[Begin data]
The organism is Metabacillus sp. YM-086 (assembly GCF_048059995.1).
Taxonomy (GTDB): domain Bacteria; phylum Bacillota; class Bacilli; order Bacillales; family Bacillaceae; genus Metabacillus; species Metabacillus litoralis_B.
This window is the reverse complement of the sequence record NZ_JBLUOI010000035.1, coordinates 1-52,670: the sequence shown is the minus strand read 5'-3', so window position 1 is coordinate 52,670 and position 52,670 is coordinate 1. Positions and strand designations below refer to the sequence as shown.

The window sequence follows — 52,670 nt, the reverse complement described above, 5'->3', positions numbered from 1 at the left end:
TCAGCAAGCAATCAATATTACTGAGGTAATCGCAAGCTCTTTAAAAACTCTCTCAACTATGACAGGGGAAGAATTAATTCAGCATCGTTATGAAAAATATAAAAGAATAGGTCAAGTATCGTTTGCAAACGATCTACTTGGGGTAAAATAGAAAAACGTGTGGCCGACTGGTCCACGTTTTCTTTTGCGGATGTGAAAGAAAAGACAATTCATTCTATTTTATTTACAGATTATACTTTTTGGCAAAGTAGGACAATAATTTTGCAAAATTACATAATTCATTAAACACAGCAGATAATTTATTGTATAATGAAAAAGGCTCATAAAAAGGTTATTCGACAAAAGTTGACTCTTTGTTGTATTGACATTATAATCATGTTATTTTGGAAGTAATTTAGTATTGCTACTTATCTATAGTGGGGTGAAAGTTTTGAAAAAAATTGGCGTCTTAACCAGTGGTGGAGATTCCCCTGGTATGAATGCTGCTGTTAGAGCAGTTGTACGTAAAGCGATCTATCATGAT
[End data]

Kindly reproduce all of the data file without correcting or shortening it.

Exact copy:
The organism is Metabacillus sp. YM-086 (assembly GCF_048059995.1).
Taxonomy (GTDB): domain Bacteria; phylum Bacillota; class Bacilli; order Bacillales; family Bacillaceae; genus Metabacillus; species Metabacillus litoralis_B.
This window is the reverse complement of the sequence record NZ_JBLUOI010000035.1, coordinates 1-52,670: the sequence shown is the minus strand read 5'-3', so window position 1 is coordinate 52,670 and position 52,670 is coordinate 1. Positions and strand designations below refer to the sequence as shown.

The window sequence follows — 52,670 nt, the reverse complement described above, 5'->3', positions numbered from 1 at the left end:
TCAGCAAGCAATCAATATTACTGAGGTAATCGCAAGCTCTTTAAAAACTCTCTCAACTATGACAGGGGAAGAATTAATTCAGCATCGTTATGAAAAATATAAAAGAATAGGTCAAGTATCGTTTGCAAACGATCTACTTGGGGTAAAATAGAAAAACGTGTGGCCGACTGGTCCACGTTTTCTTTTGCGGATGTGAAAGAAAAGACAATTCATTCTATTTTATTTACAGATTATACTTTTTGGCAAAGTAGGACAATAATTTTGCAAAATTACATAATTCATTAAACACAGCAGATAATTTATTGTATAATGAAAAAGGCTCATAAAAAGGTTATTCGACAAAAGTTGACTCTTTGTTGTATTGACATTATAATCATGTTATTTTGGAAGTAATTTAGTATTGCTACTTATCTATAGTGGGGTGAAAGTTTTGAAAAAAATTGGCGTCTTAACCAGTGGTGGAGATTCCCCTGGTATGAATGCTGCTGTTAGAGCAGTTGTACGTAAAGCGATCTATCATGAT